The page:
HOT SPRINGS, Ark. -- When William, 3, sits down to eat a meal, he sits on a table and eats with his feet because he was born without arms.
His mother, Alexis Bancroft, said that's not usually a problem, but during a visit to an Arkansas IHOP on Saturday, it was, KARK reports.
She took William to the restroom to wash his feet before they started to eat, but a manager told them that the toddler wouldn't be allowed to sit on the table or to touch the syrup containers with his feet due to health department concerns.
"I asked her, I'm like, 'Do you ask all your customers if they wash their hands before they touch them?" Bancroft said.
The family got up and left the restaurant without paying for their drinks. Bancroft posted about the incident on Facebook, expressing her anger toward the restaurant and saying it was the first time William had been discriminated against in this way.
"He is a three year old innocent child that does things different," she wrote in a since-deleted Facebook post.
The post got so much attention that the manager saw it. She reached out to Bancroft in a message, saying, "I really think this was all a misunderstanding. I would never do that to your son intentionally or otherwise. That's not what I was trying to do."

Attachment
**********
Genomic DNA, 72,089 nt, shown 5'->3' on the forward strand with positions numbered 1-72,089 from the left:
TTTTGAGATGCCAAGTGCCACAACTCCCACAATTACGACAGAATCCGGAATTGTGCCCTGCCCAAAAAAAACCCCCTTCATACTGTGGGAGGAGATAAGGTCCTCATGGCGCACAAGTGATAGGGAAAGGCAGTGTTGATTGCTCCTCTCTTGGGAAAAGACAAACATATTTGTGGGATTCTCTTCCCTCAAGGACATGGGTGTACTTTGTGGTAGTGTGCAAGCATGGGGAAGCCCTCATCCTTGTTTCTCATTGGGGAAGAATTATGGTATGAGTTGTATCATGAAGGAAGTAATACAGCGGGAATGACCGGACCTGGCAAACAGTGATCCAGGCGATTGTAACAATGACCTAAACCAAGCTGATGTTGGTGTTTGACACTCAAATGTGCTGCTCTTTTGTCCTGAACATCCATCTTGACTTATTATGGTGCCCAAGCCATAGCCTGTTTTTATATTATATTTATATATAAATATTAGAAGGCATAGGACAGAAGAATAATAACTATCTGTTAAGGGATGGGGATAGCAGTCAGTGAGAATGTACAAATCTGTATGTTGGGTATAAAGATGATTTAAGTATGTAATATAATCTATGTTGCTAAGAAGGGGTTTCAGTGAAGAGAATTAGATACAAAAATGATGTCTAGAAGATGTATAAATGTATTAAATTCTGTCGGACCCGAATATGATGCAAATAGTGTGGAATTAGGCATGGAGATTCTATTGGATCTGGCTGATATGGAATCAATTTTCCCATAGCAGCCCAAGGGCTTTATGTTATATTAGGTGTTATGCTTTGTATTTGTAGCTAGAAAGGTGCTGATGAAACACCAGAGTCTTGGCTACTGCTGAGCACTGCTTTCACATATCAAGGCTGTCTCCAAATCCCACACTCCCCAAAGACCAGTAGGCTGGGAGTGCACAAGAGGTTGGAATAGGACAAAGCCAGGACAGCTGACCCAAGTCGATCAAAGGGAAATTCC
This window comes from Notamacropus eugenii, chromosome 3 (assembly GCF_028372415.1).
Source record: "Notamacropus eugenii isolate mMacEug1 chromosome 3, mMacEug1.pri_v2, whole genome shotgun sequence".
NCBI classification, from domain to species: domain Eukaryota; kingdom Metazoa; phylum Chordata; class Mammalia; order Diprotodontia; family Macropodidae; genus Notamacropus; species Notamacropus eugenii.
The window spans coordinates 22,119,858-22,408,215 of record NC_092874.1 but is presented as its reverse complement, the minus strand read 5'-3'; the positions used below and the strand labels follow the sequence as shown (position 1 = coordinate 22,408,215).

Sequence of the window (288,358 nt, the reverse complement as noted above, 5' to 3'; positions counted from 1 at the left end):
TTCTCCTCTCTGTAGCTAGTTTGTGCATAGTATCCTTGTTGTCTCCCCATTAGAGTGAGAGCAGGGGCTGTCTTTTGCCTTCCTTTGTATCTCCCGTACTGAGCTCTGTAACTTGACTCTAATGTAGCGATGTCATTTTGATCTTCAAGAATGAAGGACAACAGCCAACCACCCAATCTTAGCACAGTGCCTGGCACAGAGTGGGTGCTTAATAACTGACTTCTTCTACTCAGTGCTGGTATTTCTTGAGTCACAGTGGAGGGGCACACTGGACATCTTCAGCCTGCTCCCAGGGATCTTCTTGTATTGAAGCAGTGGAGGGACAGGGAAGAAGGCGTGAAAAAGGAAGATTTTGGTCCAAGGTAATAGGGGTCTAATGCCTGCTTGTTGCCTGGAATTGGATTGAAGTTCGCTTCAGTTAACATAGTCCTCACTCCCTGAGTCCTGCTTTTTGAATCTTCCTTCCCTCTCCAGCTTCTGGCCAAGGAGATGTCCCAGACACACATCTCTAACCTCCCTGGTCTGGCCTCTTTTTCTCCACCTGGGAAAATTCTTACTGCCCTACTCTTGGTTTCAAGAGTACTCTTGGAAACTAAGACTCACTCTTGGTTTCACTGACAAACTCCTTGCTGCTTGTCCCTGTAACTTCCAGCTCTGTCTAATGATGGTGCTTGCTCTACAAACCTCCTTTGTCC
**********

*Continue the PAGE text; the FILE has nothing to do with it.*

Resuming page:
Sources told KARK that the manager is on leave.
IHOP also issued a statement, apologizing and saying it would retrain its team.
"IHOP and our franchisees do not tolerate actions that are or allude to discrimination of any type. The franchisee at this location has been in touch with the guest to express his sincerest apologies and will continue to be in communication with her to resolve the issue. Additionally, the franchise will also retrain his team members to ensure IHOP's level of service, particularly regarding guests with disabilities, is provided to all. For 60 years, IHOP and our franchisees have strived to create a warm and hospitable dining experience for all guests, and this incident is not reflective of that ongoing commitment."
Bancroft said that the incident temporarily affected the way William wanted to eat.
"The very next day, he didn't want to sit on the table to eat. He wanted to sit in a chair," she said.
William went back to eating normally after a few days, she said, but the incident also affected her.
"Other people may not think it's a big deal, but that is my child, and I am his advocate," she said. "And you're not going to treat my kid like that."